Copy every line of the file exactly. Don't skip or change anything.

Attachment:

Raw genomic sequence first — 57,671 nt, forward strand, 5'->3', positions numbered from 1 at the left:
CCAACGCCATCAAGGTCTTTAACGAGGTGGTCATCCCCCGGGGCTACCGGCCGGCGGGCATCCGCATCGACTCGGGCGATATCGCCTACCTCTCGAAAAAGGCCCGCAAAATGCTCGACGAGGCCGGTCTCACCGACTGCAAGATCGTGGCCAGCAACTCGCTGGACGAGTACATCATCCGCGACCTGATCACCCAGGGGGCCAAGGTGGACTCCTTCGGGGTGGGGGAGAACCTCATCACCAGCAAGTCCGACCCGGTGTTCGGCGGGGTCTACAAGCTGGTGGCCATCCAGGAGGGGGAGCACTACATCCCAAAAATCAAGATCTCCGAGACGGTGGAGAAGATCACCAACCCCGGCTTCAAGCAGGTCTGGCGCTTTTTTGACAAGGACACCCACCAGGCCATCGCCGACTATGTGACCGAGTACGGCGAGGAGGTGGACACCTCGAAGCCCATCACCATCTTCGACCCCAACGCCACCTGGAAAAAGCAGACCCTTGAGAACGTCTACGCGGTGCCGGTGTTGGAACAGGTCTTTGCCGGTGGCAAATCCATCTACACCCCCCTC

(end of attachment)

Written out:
Raw genomic sequence first — 57,671 nt, forward strand, 5'->3', positions numbered from 1 at the left:
CCAACGCCATCAAGGTCTTTAACGAGGTGGTCATCCCCCGGGGCTACCGGCCGGCGGGCATCCGCATCGACTCGGGCGATATCGCCTACCTCTCGAAAAAGGCCCGCAAAATGCTCGACGAGGCCGGTCTCACCGACTGCAAGATCGTGGCCAGCAACTCGCTGGACGAGTACATCATCCGCGACCTGATCACCCAGGGGGCCAAGGTGGACTCCTTCGGGGTGGGGGAGAACCTCATCACCAGCAAGTCCGACCCGGTGTTCGGCGGGGTCTACAAGCTGGTGGCCATCCAGGAGGGGGAGCACTACATCCCAAAAATCAAGATCTCCGAGACGGTGGAGAAGATCACCAACCCCGGCTTCAAGCAGGTCTGGCGCTTTTTTGACAAGGACACCCACCAGGCCATCGCCGACTATGTGACCGAGTACGGCGAGGAGGTGGACACCTCGAAGCCCATCACCATCTTCGACCCCAACGCCACCTGGAAAAAGCAGACCCTTGAGAACGTCTACGCGGTGCCGGTGTTGGAACAGGTCTTTGCCGGTGGCAAATCCATCTACACCCCCCTC